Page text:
Back in 2004 I came upon a New York Times magazine article mentioning the musical artist Sufjan Stevens. His album “Michigan: The Great Lake State” had been out for a while, and radio airplay had been plentiful on the college and NPR based stations on the dial. (Or digital dial if you want to be more specific. Internet Radio, that is.)
“Michigan” was a revelation. A bittersweet, emotionally sweeping look into hearts of mid-western defeat, family trouble, painful partings and lost dreams. Sufjan was a storyteller, illustrating the difficult pattern of hearts and minds blown asunder, but through the rubble of economic breakdowns and family upheaval, the tender vocals, the sensitive banjos and charming effects lay a bit of sunshine and hope – where deep in the greatest loss, one finds redemption. Spiritual strength is woven dearly throughout this work. Stevens is a devout Christian who never preaches, but sings of how his faith is applied to challenges. He questions God, himself and everything around him without judging the characters he creates to tell the story, without bible thumping. Stevens’ faith is of a zen like nature.
In 2005, Stevens’ follow up album “Illinois” was in the same vein – this time an ode to the great state that was a virtual operetta of bustling rhythms and marching band inflections. There was a mixture of laughter and sadness. Funny songs about UFO’s, Zombies, or towns like Jacksonville and Decatur, where step moms show kids the coolest things and Abraham Lincoln deserved a big pat on the back. Then, there were songs dark songs like “Casimir Pulaski Day” where a young love dies of cancer, or , “John Wayne Gacy” with lyrics peeking into the life of this demonic clown serial killer, his life and the people who knew him.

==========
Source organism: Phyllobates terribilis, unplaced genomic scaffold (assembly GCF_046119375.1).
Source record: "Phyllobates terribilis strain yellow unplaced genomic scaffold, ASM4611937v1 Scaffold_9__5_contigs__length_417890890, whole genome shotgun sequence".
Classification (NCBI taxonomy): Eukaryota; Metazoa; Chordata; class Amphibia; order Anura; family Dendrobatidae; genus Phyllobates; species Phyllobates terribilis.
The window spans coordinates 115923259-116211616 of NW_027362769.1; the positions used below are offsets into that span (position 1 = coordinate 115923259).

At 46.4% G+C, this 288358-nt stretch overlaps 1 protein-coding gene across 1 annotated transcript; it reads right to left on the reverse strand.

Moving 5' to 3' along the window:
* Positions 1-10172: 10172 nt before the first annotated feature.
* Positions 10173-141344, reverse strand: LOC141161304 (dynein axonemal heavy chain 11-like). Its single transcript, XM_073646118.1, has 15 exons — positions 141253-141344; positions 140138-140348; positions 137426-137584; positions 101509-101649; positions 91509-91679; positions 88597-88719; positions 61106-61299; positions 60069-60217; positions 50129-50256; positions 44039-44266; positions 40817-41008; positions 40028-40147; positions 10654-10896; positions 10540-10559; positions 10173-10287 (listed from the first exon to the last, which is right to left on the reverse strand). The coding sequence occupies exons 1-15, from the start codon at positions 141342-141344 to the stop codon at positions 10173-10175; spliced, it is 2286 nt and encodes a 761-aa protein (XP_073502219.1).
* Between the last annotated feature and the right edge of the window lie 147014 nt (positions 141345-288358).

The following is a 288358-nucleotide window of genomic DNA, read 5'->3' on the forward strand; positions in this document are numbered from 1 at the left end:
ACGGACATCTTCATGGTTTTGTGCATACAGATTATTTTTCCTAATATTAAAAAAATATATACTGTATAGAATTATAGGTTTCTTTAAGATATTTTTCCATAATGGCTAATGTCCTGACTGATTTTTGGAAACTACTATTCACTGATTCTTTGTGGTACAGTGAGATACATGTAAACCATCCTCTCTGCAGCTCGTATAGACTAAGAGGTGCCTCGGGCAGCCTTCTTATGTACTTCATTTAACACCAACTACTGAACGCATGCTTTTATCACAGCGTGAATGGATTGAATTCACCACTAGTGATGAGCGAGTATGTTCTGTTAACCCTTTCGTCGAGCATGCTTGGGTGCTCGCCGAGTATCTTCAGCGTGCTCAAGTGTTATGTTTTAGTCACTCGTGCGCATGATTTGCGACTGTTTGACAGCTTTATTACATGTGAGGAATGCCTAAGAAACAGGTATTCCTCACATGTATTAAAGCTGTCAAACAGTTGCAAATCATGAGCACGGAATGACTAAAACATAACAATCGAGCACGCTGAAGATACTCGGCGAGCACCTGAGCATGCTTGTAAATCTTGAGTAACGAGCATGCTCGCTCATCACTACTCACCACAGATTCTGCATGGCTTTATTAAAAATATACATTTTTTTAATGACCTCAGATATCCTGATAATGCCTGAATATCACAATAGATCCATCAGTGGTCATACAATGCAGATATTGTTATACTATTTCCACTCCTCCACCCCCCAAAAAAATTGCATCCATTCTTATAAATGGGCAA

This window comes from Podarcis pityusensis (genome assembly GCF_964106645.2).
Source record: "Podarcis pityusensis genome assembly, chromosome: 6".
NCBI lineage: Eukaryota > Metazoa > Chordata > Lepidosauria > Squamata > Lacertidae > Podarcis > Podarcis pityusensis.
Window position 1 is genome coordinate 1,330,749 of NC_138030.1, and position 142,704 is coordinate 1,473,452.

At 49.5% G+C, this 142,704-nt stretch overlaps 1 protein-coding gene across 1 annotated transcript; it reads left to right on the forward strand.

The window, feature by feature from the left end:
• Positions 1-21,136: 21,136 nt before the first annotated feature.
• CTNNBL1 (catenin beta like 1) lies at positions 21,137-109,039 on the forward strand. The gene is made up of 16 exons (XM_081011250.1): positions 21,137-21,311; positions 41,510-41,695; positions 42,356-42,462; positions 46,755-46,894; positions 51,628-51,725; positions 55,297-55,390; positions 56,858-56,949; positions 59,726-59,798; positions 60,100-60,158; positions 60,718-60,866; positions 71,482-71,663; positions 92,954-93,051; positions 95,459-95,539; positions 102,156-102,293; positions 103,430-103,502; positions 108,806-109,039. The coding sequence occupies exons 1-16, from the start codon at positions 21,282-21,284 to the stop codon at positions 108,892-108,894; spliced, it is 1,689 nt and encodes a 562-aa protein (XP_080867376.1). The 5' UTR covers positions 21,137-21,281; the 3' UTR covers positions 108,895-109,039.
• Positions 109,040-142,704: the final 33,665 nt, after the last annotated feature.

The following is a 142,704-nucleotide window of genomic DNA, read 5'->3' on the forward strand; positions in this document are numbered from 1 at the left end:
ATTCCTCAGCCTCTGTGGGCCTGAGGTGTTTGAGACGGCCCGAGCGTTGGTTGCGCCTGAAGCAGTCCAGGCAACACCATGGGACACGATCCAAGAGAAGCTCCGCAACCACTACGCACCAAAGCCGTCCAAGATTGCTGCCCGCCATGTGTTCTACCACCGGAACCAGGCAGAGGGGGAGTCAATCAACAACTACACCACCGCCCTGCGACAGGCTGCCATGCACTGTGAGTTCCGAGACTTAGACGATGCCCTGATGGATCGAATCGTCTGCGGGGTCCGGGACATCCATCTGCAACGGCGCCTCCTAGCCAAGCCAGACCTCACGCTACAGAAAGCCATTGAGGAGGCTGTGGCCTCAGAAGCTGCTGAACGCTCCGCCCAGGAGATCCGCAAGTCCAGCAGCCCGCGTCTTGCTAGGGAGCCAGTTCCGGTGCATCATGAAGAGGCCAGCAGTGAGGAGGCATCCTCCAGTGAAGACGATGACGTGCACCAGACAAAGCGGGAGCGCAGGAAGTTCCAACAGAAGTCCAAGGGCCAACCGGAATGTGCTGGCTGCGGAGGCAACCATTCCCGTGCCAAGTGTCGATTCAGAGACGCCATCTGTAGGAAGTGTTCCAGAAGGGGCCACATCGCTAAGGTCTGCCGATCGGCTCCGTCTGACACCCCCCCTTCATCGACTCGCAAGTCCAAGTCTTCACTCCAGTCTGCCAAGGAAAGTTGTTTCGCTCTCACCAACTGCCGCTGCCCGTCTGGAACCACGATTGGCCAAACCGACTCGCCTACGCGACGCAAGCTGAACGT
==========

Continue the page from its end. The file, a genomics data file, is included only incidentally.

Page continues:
Although Stevens has a large discography of major work “Seven Swans”, The Age of Adz” and a prolific set of Christmas albums originally created for friends and family – then released to the public – I chose the two albums above because they show Stevens as his true self – a musician with a remarkable gift to tell a story.
In his latest album “Carrie & Lowell” he continues to paint a picture of his life in lyrics touching upon the universal human issue we all must face some time in our life. The death of a loved one.
Sufjan’s mother Carrie was mentally ill and a substance abuser who left Sufjan and his siblings when he was only one – seeing her from time to time throughout his childhood, flashes of memory that has come up in Stevens’ songs for years. As a listener, you knew something was up. He never revealed the details until now. “Carrie & Lowell” was created after his mother died in 2012 of stomach cancer. As the son of a mother who held a vast chasm of problems, this album not only defines the story we barely made out in his previous work, but it shines a bright light on the sadness he endured as a child who not only lost his mother when she was alive – but lost her entirely.
All songwriters are storytellers. The open source of creativity flows through them as their lives unfold and deciphered into words fit for a listeners looking to find common ground. But Sufjan Stevens’ is a story teller of every generation of lost souls whose family life never found a solid foundation until they grew up and realized how it made them an artist.
“Carrie & Lowell” is out now on iTunes or the online website of your choice. Why not sample it via Sufjan’s record company website AsthmaticKitty.com.
Sufjan shared his personal story in depth here in an interview with Pitchfork Media:
The Most played Sufjan Stevens song on my music library: